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I am a Jax Dem, a liberal, and a daily Daily Kos reader. Couldn't be happier with this result, and I'll admit I had grave doubts Brown could pull it off. From all appearances Hogan had more money and more visibility. Hogan's greatest backer was this [expletive deleted] who owns all the local stripmalls. Thus, huge obnoxious Hogan signs were EVERYWHERE. Brown ran out of signs weeks ago and never got more. But my friends in the local Democratic party told me they were completely focused on getting out the vote. This strategy was effective in '08 and succeeded again. I'm amazed!

I was just over at slackiinoff's Rec-listed diary on Jacksonville's new mayor. I found myself running on at the mouth in the comments and decided to turn my comments into a diary.

My theme is basically my thoughts on how/why a black Democrat won the highest office in what is seen as a bastion of the conservative Good-ol'-boy South.

In response to a comment by user icemilkcoffee, "Are latinos the deciderer here or what?" I began the following response, which spiraled into this diary:

North Florida is NOT heavily latino at all. Their numbers are growing, to be sure, but not in comparison to the southern half of our state.

No, I would say that this election can be chalked up to 2 or 3 things.

One, when I was working hard to help the Obama campaign in '08, I would sometimes quote that joke line, "Once you go black, you never go back!" Simply put: Obama's candidacy energized many who had previously felt (and in some cases were) disenfranchised. And it helped unify the Democratic party. I found myself canvassing neighborhoods I never would have stepped foot in during my teens and twenties. It opened my eyes. I saw that we are all one with the same goals. (Of course I always knew that intellectually, but even smart liberals have lizard-brains with vague fears that go back years and years!)

The precinct demographics show that Hogan the Republican won more precincts but by a narrower margin. The precincts Brown took he took overwhelmingly. What this says to me is that, in a city that is still highly segregated, probably this: mixed-race and majority-white precincts voted for Hogan, but there were still about 40% willing to vote for Brown. Majority-black precincts were probably those that went for Brown by a 3-to-1 margin. I am giving a complete armchair, amateur analysis -- but would not be surprised if it held up.

So, the '08 campaign helped mobilize Jacksonville's African-American community and lift their belief in possibility. Candidate Obama visited here often, including a rally the day before Election Day. He said even if he did not win Duval County/Jacksonville the margin of increased Democratic turnout could enable him to carry the state. He was correct in that prediction.

The other benefit of the Obama campaign is that I believe it finally opened the eyes of a lot of non-blacks to the possibility of supporting a black leader. In the 90s the Dems ran another African-American candidate for mayor and he did not win. Again, this is mere armchair analysis, but I would not be surprised if some whites who either voted for Obama or who have observed his competent performance were able to envision a black leader more so than they would have been able to before President Obama. It's like, "If we have a black president and he does a pretty good job, why would we be afraid of having a black mayor?"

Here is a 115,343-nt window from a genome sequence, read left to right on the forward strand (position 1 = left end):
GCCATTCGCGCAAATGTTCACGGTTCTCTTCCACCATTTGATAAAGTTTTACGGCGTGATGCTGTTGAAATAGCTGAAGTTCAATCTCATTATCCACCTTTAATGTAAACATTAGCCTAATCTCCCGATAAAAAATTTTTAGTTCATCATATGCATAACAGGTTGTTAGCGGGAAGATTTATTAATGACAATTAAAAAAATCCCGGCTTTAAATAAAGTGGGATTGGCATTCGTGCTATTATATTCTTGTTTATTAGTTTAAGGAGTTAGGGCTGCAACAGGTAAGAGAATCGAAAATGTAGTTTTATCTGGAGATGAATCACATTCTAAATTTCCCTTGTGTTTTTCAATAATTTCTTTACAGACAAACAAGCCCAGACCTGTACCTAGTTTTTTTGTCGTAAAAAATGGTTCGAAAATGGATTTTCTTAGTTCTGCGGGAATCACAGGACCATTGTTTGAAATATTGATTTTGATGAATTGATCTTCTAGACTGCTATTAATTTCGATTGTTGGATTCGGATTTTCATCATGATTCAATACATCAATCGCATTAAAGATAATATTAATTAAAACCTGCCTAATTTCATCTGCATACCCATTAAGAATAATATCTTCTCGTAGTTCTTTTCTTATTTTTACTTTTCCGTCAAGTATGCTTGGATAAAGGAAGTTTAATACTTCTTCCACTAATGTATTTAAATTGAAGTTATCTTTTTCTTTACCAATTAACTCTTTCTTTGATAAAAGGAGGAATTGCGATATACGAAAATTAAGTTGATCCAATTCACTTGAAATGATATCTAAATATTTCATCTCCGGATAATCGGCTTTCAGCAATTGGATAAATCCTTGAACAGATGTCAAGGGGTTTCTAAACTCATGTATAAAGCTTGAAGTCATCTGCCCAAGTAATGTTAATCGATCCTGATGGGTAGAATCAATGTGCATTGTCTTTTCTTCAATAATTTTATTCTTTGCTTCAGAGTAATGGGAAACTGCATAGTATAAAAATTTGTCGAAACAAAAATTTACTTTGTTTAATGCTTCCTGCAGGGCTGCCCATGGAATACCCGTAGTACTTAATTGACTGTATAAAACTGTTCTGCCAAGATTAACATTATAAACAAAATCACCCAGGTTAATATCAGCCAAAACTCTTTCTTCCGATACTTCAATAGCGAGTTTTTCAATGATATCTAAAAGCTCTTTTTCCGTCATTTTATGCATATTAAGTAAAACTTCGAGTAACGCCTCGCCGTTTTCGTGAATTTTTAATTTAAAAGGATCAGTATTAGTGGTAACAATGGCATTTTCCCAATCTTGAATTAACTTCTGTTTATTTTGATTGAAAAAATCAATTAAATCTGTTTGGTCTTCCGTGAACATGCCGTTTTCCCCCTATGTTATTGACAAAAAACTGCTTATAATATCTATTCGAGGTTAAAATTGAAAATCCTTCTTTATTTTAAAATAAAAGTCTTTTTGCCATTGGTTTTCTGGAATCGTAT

Moreover, before Obama folks would have thought, "A black candidate can never win!" and that despondency would have been self-fulfilling as they stayed home. Now the question has to be: can a non-black candidate ever excite the entirety of Democratic voters enough to beat run-of-the-mill white Republican candidates. (And, hey, as well all know from Haley and Rubio, Repugs are learning to use demographic shifts to there advantage as well. I had a liberal friend in '08 tell me that if McCain chose Jindal she'd vote Republican because she was of Indian heritage.)

The other main reason for this victory is that the Republican candidate was not just another bland run-of-the-mill white guy. He was very conservative. The two parties have learned vastly different lessons from the 2010 midterms. The GOP has seemingly learned to turn ever-rightward and crazier. The Dems have learned to not take turnout for granted and to steal the centrist voters who are turned off by the new GOP craziness.

As we are seeing all over America, many voters who may have slept through the November 2010 elections are rejecting the nightmare extreme right policies they ushered in. Most voters dislike our distrustful Governor Rick Scott. Candidate Mike Hogan made appearances with Scott. The lessons the Right-wing seems to have taken from 2010 is: We won! The electorate wants us to be no-holds-barred maximum conservatives! The lesson the rest of the country seems to have taken from 2010 is: Oh crap! If we don't vote, only crazy people vote... and they elect crazy people! Let's not do that again!